Gathering global Indigenous Peoples’ perspectives to inform USAID’s draft Climate Strategy
FSC-IF and USAID co-organized two listening sessions for Indigenous leaders worldwide to share inputs on USAID’s new Climate Strategy.
On Earth Day 2021, the United States Agency for International Development (USAID) announced it would develop a new climate strategy to guide its efforts to strategically target climate change resources, enhance climate change mitigation and adaptation efforts, and further integrate climate considerations into international development and humanitarian assistance programs across all sectors of the Agency. The process to develop the strategy included listening sessions for different stakeholders to share inputs and recommendations.
As part of its commitment to raise the voices of Indigenous Peoples, the FSC Indigenous Foundation (FSC-IF) provided support to the USAID Inclusive Development Hub in the organization and facilitation of two global listening sessions with global Indigenous Peoples representatives on June 17th and November 23rd. The first session gathered inputs on Indigenous Peoples’ priorities and practical recommendations based on the potential impacts of climate change in their communities, landscapes, and countries. The second session collected feedback on the draft strategy and recommendations for its implementation.
USAID and FSC-IF gathered a Technical Advisory Group with members from IUCN, Ford Foundation, World Resources Institute, Nia Tero, and the Climate and Land Use Alliance to best support the engagement and participation of Indigenous Peoples from eight regions around the globe.
Driven by an inclusive effort, one hundred representatives from Indigenous Peoples organizations were grouped in eight regions — Mesoamerica, South America Spanish speakers, South America Portuguese speakers, Africa French speakers, Africa English speakers, East Asia, South Asia, and Pacific — to best incorporate their perspectives and vision on climate change challenges and target activities to be implemented.
Incorporating Indigenous Peoples’ issues into programmatic actions and results
The FSC-IF reinforces and supports the outcomes from the global listening sessions on the importance of recognizing and valuing the role of Indigenous Peoples and their traditional knowledge in all solutions and strategies to promote climate resilience, mitigation, and adaptation. Moreover, we also support the vision that these communities should benefit from their efforts in the conservation of lands, the protection of nature, reduction of carbon emissions, and the contribution from their territories and livelihoods on the Nationally Determined Contributions (NDCs). Listening session participants emphasized, and the FSC-IF supports, that transformational, innovative, and long-term sustainable funding programs require direct investment in Indigenous Peoples using a bottom-up strategy, including their engagement in the design, implementation, and governing phases.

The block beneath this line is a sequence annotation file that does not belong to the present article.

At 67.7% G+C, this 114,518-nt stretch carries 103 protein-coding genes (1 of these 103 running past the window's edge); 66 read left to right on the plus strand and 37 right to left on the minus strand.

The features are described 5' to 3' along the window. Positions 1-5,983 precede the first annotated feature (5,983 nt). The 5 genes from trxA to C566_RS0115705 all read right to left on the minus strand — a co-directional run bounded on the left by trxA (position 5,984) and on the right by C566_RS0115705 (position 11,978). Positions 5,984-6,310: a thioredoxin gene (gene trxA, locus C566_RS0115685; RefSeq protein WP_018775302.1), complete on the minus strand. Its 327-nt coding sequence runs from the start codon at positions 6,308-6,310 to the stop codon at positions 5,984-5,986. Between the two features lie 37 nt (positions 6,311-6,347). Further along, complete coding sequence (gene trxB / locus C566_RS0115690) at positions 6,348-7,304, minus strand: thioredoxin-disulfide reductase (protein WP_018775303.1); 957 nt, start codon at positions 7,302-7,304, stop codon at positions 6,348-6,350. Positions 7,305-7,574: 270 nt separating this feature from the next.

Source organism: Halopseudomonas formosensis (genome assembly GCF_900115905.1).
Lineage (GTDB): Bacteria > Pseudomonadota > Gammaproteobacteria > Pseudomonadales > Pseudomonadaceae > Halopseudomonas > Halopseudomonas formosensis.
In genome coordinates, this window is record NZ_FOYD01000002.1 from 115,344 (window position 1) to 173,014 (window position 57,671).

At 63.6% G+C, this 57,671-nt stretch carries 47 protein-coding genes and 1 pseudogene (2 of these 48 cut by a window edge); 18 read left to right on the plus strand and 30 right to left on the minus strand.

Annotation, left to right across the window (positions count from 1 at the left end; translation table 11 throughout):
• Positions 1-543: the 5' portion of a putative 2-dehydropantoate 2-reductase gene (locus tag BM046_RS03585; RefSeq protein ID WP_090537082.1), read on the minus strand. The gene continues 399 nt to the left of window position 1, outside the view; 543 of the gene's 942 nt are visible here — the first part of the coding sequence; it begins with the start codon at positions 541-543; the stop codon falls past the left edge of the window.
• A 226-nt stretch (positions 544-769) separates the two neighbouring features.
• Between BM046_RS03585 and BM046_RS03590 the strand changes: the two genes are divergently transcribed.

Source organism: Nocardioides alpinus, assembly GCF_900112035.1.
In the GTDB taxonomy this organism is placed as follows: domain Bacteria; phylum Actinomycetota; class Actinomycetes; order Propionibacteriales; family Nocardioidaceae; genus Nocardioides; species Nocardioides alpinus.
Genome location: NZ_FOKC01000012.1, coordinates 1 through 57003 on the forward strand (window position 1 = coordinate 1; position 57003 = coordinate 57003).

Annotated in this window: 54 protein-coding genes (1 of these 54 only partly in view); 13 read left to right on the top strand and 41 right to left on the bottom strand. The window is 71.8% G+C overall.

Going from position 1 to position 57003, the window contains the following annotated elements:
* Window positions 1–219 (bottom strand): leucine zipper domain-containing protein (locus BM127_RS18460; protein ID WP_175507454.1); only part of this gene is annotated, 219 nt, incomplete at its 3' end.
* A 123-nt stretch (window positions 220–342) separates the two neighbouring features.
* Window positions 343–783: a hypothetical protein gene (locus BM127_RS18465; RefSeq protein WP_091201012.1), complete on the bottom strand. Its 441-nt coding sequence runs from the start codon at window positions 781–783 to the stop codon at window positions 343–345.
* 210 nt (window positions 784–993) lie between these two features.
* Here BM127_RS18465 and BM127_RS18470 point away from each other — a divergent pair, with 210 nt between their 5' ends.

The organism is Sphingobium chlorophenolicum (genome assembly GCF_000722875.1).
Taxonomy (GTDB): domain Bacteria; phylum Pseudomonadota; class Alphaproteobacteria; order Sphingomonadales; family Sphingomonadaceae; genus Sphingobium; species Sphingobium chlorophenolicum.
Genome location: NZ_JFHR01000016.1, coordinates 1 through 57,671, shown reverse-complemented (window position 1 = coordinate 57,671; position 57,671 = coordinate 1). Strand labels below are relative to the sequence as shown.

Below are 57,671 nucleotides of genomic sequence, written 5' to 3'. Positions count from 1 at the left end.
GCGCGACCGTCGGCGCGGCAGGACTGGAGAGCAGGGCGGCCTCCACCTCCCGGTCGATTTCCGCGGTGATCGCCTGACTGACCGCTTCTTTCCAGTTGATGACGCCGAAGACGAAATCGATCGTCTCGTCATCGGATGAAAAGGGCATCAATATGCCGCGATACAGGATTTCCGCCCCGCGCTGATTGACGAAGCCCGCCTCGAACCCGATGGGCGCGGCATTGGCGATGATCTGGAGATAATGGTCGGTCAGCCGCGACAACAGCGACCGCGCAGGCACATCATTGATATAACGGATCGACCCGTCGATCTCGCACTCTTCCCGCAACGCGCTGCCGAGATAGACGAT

Participants highlighted the importance of land tenure, direct financing to Indigenous Peoples and local communities, a robust Free, Prior and Informed Consent (FPIC) process, and the importance of incorporating an Indigenous vision of development into USAID strategy and projects. It was recommended that nature-based solutions expand to a broader concept and include community-based solutions, and that implementation of the climate strategy should be community-led.
Commitment to partner with Indigenous Peoples on climate action and Indigenous-led initiatives
During COP26, where an unprecedented pledge of $1.7bn was announced to provide direct financial support to Indigenous Peoples and local communities in recognition of their key role in protecting the Earth’s lands and forests, USAID released a draft Climate Strategy.
The FSC-IF sees the strategy as an innovative opportunity, given that the strategy includes an intermediate result dedicated to Indigenous Peoples and local communities: “Partner with Indigenous Peoples and local communities to lead climate actions.”
With the results achieved in the two listening sessions co-hosted with USAID, the FSC-IF will continue working in partnership with Indigenous Peoples’ organizations to further support their capacities and efforts to develop new Indigenous-led initiatives in close collaboration and alignment with the new USAID Climate Strategy’s target objectives, intermediate results, and activities. The Indigenous Foundation also sees these experiences as an opportunity to amplify the engagement with other public and private donors and create innovative funding mechanisms in line with the commitment from COP26.